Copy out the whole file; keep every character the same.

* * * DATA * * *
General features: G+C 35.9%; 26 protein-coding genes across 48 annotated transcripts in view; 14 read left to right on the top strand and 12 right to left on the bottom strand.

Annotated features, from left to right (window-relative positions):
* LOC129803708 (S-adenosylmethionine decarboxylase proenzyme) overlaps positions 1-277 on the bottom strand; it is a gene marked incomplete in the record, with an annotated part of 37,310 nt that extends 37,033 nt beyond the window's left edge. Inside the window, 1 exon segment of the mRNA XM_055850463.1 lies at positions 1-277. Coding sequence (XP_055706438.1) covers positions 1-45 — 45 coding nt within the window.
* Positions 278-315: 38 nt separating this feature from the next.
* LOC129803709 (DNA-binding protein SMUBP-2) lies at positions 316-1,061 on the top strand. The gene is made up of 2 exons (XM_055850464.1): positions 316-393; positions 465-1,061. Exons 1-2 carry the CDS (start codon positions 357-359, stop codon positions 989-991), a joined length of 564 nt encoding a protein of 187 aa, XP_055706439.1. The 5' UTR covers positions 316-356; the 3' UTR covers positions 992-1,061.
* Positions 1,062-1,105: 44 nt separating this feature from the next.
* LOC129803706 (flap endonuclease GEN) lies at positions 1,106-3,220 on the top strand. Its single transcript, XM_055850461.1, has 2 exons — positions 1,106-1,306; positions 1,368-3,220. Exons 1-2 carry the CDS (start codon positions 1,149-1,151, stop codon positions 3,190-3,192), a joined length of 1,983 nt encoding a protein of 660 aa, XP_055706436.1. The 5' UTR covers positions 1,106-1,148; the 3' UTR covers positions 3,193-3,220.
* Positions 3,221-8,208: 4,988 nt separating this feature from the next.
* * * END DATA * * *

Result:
General features: G+C 35.9%; 26 protein-coding genes across 48 annotated transcripts in view; 14 read left to right on the top strand and 12 right to left on the bottom strand.

Annotated features, from left to right (window-relative positions):
* LOC129803708 (S-adenosylmethionine decarboxylase proenzyme) overlaps positions 1-277 on the bottom strand; it is a gene marked incomplete in the record, with an annotated part of 37,310 nt that extends 37,033 nt beyond the window's left edge. Inside the window, 1 exon segment of the mRNA XM_055850463.1 lies at positions 1-277. Coding sequence (XP_055706438.1) covers positions 1-45 — 45 coding nt within the window.
* Positions 278-315: 38 nt separating this feature from the next.
* LOC129803709 (DNA-binding protein SMUBP-2) lies at positions 316-1,061 on the top strand. The gene is made up of 2 exons (XM_055850464.1): positions 316-393; positions 465-1,061. Exons 1-2 carry the CDS (start codon positions 357-359, stop codon positions 989-991), a joined length of 564 nt encoding a protein of 187 aa, XP_055706439.1. The 5' UTR covers positions 316-356; the 3' UTR covers positions 992-1,061.
* Positions 1,062-1,105: 44 nt separating this feature from the next.
* LOC129803706 (flap endonuclease GEN) lies at positions 1,106-3,220 on the top strand. Its single transcript, XM_055850461.1, has 2 exons — positions 1,106-1,306; positions 1,368-3,220. Exons 1-2 carry the CDS (start codon positions 1,149-1,151, stop codon positions 3,190-3,192), a joined length of 1,983 nt encoding a protein of 660 aa, XP_055706436.1. The 5' UTR covers positions 1,106-1,148; the 3' UTR covers positions 3,193-3,220.
* Positions 3,221-8,208: 4,988 nt separating this feature from the next.